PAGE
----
The physical examination on February 10, 2022, revealed moderate swelling in the left knee (Figure 2A), with a positive ballottement test, empty end feel, and limited ROM (0°–90°). Ultrasound examination of the left knee on the same day showed a massive hypoechoic fl uid collection in the suprapatellar pouch. Ultrasound-guided aspiration got 63 mL of yellowish turbid fluid (blood-tinged at the end of aspiration, Figure 2B). The synovial fluid analysis revealed a cell count of RBC of 350 cells per mm3 , and WBC of 2,565 per mm3 , of which 45% were lymphocytes and 55% were neutrophils. The string test was 4 cm. There were no crystals, and no organisms were found on bacterial cultures. The results favored an inflammatory synovial fl uid. His blood tests revealed mild elevation of CRP (0.420 mg/dL) and no elevation of urid acid and rheumatoid factor. Oral NSAIDs was prescribed for him.

A week later, the patient’s knee pain improved a little. Repeated ultrasound-guided aspiration of the left knee joint fl uid got 45 mL yellowish turbid fl uid (Figure 2C), of which the synovial fl uid examination revealed results similar to those of the last exam, but with an improved string test (9 cm). Afterward, the knee pain was relieved, and further treatment was not required.

The fi rst case presented with infl ammatory synovial fl uid after BNT vaccination without evidence of infection, and the infl ammation was possibly related to the fl are of rheumatoid arthritis. The volume of the fi rst aspiration was only 4 mL, which may have been due to obstruction caused by a blood clot or synovial debris.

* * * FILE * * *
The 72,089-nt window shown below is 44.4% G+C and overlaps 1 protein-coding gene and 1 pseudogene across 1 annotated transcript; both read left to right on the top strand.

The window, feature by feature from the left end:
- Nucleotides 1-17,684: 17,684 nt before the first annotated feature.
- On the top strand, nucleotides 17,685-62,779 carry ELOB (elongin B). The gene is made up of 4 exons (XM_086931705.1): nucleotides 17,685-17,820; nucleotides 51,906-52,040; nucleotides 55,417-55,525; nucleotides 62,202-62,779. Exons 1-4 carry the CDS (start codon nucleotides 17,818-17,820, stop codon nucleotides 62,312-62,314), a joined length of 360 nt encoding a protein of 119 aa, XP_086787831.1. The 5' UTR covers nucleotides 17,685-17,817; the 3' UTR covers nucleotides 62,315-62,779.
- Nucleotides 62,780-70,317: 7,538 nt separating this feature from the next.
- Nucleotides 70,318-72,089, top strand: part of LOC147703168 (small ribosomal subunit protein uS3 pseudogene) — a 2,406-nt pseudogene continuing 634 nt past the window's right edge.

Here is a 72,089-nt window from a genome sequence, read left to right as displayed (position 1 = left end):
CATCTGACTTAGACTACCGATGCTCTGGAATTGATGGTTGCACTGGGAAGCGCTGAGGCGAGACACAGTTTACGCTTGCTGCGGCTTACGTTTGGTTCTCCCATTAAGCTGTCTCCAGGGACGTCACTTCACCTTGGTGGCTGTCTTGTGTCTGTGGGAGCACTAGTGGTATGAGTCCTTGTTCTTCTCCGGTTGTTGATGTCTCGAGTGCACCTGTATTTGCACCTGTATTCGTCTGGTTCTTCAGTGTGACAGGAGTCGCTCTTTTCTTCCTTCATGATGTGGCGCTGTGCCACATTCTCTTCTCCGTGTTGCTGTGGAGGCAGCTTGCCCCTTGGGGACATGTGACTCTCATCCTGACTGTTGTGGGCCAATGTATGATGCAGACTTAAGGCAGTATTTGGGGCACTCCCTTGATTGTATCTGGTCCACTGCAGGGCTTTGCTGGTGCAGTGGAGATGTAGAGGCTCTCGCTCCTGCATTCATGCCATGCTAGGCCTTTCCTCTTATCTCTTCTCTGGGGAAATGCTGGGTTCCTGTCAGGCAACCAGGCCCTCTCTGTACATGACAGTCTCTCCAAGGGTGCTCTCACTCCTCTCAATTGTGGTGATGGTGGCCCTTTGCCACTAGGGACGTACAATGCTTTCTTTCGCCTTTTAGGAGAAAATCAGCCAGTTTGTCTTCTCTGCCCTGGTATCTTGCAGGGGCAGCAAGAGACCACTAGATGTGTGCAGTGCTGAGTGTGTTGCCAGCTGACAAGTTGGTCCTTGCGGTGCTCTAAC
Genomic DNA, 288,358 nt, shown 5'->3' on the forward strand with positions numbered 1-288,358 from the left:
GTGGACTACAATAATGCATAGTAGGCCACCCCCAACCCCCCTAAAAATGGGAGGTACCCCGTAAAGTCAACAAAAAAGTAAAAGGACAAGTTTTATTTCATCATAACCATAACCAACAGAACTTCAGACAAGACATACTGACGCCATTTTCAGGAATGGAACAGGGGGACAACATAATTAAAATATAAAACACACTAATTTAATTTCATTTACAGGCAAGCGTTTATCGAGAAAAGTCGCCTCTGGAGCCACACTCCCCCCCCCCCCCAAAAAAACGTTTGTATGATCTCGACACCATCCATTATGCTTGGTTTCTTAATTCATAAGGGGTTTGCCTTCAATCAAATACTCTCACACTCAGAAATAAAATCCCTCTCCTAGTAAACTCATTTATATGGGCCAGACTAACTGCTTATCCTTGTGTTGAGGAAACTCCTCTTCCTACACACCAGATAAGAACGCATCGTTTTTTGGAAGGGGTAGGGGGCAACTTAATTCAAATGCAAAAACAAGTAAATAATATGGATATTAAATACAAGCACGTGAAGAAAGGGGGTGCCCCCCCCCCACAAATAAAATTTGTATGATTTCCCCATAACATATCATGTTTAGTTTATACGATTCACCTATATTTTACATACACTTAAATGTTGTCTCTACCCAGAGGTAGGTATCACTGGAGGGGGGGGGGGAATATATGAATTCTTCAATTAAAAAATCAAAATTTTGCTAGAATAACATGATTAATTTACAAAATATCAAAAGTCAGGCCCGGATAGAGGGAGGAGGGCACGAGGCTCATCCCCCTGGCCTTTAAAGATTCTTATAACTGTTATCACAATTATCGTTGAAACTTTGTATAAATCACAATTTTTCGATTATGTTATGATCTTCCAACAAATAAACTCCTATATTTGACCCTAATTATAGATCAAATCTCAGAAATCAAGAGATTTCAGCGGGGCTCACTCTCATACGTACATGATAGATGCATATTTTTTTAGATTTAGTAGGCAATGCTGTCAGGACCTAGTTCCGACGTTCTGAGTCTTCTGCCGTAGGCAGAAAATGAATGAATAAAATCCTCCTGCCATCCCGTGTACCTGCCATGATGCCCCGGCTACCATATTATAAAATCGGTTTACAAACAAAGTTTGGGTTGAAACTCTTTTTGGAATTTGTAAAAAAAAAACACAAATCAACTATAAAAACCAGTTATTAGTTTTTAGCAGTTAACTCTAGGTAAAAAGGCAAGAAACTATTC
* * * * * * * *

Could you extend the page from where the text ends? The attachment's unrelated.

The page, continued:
Many studies have reported cases of new-onset arthritis or arthritis fl are following COVID-19 vaccination [3-7]. An observational study including more than 6 million individuals from three countries who received COVID-19 vaccinations reported 27 cases of immune-mediated disease fl ares or new-onset disease, of whom 23 received BNT vaccination [8].

A propensity-weighted cohort study that included 5,493 patients with rheumatoid arthritis revealed no signifi cant association between COVID-19 vaccination and arthritis flares [9].

Moderna (mRNA-1273) and BNT162b2 are mRNA vaccines against COVID-19. Their mechanism of action involves innate immune system activation through the binding of Toll-like receptors (TLRs; TLR3 and TLR7) to single-stranded RNA [10]. MVCCOV1901 is a protein-based subunit vaccine which comprises S-2P protein and TLR 9 agonist CpG 1018 [11]. Similarly, autoreactive immune responses are driven by TLR7 and TLR9 in systemic autoimmune diseases [12]. Therefore, this mechanism of action may be responsible for flares or worsening of rheumatic diseases after COVID-19 vaccination.

According to the American College of Rheumatology Guidance established in 2021, the timing of COVID-19 vaccination should not be delayed or adjusted in patients with rheumatic and musculoskeletal diseases receiving immunomodulatory therapies, except for rituximab. Regarding when to resume immunomodulatory therapies after COVID-19 vaccination, no modifi cations are required except for patients taking methotrexate, mycophenolate, Janus kinase (JAK) inhibitors, abatacept, cyclophosphamide, or rituximab [2]. Our fi rst patient regularly used tofacitinib, a type of JAK inhibitor; withholding tofacitinib for a week after each vaccination is recommended. In a previous study, decreased infl uenza and pneumococcal vaccine responses were observed in tofacitinib-treated patients with rheumatoid arthritis; the decrease in response may be attributable to the inhibition of certain signaling pathways [13].